6) What advice would you give to those currently applying for Training Contracts?
It took me a while to really understand how competitive the legal sector is in the UK and how proactive one has to be from a very early stage to be ahead of things so I would first of all say that researching the process and learning how the system works is the most important thing. The most effective way to do that from my experience is to attend lots of legal events, open days and presentations, try to talk to as many recruiters, solicitors and trainees and gain insight. That way one starts to distinguish between law firms and they can tailor their applications which is something you always hear from recruiters. Quality is always better than quantity. I think that securing a Training Contract is a very difficult process especially when a student starts applying as early as their second year in university and my advice is that commitment, perseverance and patience are key qualities in this journey.
7) How does it feel to have secured your training contract?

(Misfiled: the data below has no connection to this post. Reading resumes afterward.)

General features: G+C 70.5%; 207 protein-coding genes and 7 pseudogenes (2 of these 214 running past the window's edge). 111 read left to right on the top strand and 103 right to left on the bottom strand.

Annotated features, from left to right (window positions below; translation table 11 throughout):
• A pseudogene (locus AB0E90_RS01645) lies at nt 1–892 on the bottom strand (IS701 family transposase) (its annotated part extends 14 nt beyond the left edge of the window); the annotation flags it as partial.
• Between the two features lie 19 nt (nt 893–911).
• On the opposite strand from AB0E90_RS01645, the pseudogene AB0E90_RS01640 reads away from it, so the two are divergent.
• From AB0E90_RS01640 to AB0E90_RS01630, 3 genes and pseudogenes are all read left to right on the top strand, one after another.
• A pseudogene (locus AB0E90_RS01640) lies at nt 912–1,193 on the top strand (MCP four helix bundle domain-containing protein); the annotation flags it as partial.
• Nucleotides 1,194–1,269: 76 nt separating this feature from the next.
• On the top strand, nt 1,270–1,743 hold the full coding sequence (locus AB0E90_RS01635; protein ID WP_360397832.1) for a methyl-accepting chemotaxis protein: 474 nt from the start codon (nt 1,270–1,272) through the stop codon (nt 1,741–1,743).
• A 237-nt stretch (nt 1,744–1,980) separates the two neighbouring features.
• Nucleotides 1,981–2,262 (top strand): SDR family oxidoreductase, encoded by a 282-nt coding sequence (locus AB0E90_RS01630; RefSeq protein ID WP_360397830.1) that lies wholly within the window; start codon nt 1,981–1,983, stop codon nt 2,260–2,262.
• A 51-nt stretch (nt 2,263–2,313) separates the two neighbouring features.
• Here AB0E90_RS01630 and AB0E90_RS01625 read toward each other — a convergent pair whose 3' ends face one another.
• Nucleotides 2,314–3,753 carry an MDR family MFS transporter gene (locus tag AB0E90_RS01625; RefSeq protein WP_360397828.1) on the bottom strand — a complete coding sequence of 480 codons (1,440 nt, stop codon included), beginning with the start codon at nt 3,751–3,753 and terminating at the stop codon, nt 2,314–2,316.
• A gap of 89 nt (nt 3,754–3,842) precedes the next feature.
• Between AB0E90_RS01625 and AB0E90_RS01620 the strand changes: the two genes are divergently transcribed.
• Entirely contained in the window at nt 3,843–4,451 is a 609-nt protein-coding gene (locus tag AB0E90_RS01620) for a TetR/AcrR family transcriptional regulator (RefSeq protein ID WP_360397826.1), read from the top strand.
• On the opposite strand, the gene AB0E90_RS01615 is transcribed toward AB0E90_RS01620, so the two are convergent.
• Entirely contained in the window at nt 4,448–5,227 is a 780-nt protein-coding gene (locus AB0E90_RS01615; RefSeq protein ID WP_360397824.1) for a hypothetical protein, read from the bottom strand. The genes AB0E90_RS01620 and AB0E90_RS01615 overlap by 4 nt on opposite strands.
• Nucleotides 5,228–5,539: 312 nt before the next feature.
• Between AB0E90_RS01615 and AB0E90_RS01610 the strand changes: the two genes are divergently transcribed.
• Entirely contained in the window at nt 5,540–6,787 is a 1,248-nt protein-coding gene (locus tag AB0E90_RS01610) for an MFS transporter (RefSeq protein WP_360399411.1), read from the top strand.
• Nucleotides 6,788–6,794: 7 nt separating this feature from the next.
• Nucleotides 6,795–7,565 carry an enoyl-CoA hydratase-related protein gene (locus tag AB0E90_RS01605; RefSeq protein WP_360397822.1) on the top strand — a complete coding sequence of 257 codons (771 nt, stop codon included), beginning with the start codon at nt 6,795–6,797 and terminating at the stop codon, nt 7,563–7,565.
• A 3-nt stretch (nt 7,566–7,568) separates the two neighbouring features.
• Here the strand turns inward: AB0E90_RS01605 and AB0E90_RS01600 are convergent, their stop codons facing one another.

I confess that I am extremely relieved that I am now a future trainee solicitor because this marks a very important stage of my career and all the hard work throughout my studies both at Bristol University and at QMUL has paid off. I am also excited because I am confident that I have chosen the right firm to do my training and I can certainly see the importance of the firm’s culture in my every day work.
8) Finally, do you have any general tips for coping with lockdown life?
I am sure we can all agree that lockdown has contributed to more working hours and so I think it is important to balance the temptation of working late with the need to take care of one’s physical and mental health. My tips would be first of all to always make time for a walk/exercise, to pick up the phone and talk to family/friends/colleagues and I suppose bake loads of banana bread too.